Cellphone Searches and Stipends

Today’s burning question: My fire department gives firefighters a stipend of $125 dollars a year to cover the costs of various text messages they send us and any work related calls we make/receive. Does this give the department the right to search our personal phones?

Answer: No, a simple stipend would not – in and of itself – authorize a fire department to “search” someone’s cellphone. However, your question raises a number of related questions that are worth discussing in light of a recent US Supreme Court decision, Riley v. California. One question in particular is highly relevant: could a fire department adopt a policy that requires an employee who accepts a stipend to consent to a search of a cellphone? Prior to Riley, I would have said yes. Now I am not so sure.

Riley, and a companion case, US v. Wurie, involved the search of a cellphone in the context of criminal case. Let’s look at the Court’s reasoning to better understand how it will approach future cases involving cellphones:

These cases require us to decide how the search incident to arrest doctrine applies to modern cell phones, which are now such a pervasive and insistent part of daily life that the proverbial visitor from Mars might conclude they were an important feature of human anatomy. A smart phone of the sort taken from Riley was unheard of ten years ago; a significant majority of American adults now own such phones. … Even less sophisticated phones like Wurie’s, which have already faded in popularity since Wurie was arrested in 2007, have been around for less than 15 years. Both phones are based on technology nearly inconceivable just a few decades ago, when Chimel and Robinson were decided.

The United States asserts that a search of all data stored on a cell phone is “materially indistinguishable” from searches of … physical items [such as a cigarette pack, a wallet, or a purse]. … That is like saying a ride on horseback is materially indistinguishable from a flight to the moon. Both are ways of getting from point A to point B, but little else justifies lumping them together. Modern cell phones, as a category, implicate privacy concerns far beyond those implicated by the search of a cigarette pack, a wallet, or a purse. A conclusion that inspecting the contents of an arrestee’s pockets works no substantial additional intrusion on privacy beyond the arrest itself may make sense as applied to physical items, but any extension of that reasoning to digital data has to rest on its own bottom.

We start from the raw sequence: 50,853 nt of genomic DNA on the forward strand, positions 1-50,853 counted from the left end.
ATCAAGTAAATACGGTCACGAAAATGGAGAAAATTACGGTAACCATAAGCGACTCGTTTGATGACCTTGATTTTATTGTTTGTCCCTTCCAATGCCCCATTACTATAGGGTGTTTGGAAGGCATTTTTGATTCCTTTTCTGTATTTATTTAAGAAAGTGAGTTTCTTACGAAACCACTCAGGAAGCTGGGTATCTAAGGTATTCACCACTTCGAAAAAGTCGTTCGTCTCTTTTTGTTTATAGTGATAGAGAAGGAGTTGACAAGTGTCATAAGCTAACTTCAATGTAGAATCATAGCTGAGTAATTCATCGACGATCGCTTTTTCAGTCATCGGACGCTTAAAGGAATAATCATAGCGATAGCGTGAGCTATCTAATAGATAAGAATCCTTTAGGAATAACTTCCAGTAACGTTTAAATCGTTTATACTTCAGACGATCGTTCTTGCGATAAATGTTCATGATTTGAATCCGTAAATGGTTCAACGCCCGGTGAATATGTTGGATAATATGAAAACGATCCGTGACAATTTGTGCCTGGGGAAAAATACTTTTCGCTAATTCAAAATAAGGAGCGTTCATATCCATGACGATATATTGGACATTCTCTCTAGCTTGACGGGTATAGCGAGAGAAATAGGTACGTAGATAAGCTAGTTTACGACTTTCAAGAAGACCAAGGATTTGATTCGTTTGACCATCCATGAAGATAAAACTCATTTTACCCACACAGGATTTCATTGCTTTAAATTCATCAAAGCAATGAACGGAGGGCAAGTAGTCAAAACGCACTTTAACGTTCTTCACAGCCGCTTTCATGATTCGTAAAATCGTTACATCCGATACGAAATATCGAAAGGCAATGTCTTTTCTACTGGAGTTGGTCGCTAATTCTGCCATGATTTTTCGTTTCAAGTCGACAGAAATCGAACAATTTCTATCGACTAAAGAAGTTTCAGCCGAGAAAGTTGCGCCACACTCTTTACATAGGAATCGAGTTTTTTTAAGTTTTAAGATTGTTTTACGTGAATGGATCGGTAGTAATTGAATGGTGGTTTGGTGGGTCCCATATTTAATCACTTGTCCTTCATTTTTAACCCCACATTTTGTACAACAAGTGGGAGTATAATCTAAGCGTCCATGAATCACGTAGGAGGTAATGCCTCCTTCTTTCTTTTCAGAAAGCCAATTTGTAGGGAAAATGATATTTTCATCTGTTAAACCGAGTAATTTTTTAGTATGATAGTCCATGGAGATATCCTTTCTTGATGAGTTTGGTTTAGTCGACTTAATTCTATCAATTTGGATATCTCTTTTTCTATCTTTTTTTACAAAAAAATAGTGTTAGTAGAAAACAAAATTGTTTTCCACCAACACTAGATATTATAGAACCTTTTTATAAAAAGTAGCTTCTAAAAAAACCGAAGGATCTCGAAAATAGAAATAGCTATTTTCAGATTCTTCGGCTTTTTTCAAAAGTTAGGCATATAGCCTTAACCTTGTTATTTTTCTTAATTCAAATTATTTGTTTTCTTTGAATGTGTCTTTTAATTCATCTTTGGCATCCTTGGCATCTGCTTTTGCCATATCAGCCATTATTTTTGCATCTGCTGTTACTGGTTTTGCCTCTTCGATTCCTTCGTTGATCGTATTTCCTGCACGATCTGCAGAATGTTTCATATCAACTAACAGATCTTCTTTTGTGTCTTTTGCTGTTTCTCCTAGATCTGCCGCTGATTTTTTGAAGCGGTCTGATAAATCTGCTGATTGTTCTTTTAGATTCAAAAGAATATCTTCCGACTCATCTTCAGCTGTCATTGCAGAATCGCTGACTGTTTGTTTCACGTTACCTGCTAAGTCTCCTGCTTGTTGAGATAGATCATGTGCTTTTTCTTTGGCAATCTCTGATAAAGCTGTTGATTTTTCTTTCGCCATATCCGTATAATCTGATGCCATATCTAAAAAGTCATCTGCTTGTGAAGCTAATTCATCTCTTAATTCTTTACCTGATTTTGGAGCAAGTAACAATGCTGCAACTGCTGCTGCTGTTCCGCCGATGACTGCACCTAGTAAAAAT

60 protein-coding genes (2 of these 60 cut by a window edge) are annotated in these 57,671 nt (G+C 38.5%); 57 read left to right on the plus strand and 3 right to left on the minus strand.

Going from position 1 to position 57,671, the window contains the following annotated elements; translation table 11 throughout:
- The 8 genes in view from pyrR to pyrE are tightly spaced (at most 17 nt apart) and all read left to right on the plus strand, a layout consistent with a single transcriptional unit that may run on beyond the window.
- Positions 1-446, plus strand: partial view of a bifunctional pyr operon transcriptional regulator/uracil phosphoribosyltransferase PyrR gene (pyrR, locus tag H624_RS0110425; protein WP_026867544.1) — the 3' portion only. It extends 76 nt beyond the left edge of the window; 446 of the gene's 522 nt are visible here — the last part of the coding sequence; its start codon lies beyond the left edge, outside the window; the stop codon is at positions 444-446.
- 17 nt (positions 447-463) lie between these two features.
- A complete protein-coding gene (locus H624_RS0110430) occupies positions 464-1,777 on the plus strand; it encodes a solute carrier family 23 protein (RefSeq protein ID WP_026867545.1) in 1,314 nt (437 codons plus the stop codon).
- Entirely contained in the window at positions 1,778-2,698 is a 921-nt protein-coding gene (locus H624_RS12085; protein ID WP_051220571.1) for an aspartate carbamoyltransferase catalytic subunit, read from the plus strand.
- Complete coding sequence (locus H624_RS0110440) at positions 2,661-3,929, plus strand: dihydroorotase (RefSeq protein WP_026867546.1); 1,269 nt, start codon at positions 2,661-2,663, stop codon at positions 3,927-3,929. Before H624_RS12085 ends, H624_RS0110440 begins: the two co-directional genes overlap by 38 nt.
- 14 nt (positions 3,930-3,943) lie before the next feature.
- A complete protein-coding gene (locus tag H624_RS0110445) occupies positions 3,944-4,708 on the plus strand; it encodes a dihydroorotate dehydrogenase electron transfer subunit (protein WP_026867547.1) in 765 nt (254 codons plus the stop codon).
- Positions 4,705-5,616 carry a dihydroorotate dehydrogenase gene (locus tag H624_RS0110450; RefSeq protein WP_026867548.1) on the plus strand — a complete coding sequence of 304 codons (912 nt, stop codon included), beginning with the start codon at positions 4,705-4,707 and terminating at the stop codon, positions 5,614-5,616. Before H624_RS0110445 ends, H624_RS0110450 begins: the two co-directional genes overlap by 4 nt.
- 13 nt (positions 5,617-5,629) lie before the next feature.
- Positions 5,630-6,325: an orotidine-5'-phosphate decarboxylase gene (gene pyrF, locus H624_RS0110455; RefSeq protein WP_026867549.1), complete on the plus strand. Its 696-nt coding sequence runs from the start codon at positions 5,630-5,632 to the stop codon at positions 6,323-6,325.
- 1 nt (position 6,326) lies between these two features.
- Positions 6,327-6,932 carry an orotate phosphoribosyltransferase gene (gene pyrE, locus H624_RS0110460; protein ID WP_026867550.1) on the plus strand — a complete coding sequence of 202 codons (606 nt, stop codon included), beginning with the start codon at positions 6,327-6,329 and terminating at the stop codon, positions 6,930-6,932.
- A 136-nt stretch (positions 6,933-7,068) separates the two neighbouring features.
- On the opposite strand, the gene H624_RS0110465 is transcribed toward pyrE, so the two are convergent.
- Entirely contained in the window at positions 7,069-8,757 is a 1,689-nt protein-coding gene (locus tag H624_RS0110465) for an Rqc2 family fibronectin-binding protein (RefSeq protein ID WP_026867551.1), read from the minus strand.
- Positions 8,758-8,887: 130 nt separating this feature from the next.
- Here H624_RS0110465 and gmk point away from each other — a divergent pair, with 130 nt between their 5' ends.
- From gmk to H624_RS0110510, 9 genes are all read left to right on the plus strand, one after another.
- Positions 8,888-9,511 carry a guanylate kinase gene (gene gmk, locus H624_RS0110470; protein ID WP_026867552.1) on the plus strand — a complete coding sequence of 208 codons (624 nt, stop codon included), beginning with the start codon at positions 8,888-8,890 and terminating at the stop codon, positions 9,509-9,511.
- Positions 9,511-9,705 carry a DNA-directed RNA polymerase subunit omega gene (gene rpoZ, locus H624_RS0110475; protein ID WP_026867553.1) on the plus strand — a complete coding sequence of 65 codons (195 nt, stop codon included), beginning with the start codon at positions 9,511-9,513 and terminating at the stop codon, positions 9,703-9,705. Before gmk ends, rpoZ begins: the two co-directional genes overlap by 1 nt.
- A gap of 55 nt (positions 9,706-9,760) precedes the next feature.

Cell phones differ in both a quantitative and a qualitative sense from other objects that might be kept on an arrestee’s person. The term “cell phone” is itself misleading shorthand; many of these devices are in fact minicomputers that also happen to have the capacity to be used as a telephone. They could just as easily be called cameras, video players, rolodexes, calendars, tape recorders, libraries, diaries, albums, televisions, maps, or newspapers.

One of the most notable distinguishing features of modern cell phones is their immense storage capacity. Before cell phones, a search of a person was limited by physical realities and tended as a general matter to constitute only a narrow intrusion on privacy. … Most people cannot lug around every piece of mail they have received for the past several months, every picture they have taken, or every book or article they have read—nor would they have any reason to attempt to do so. And if they did, they would have to drag behind them a trunk of the sort held to require a search warrant in Chadwick, supra, rather than a container the size of the cigarette package in Robinson.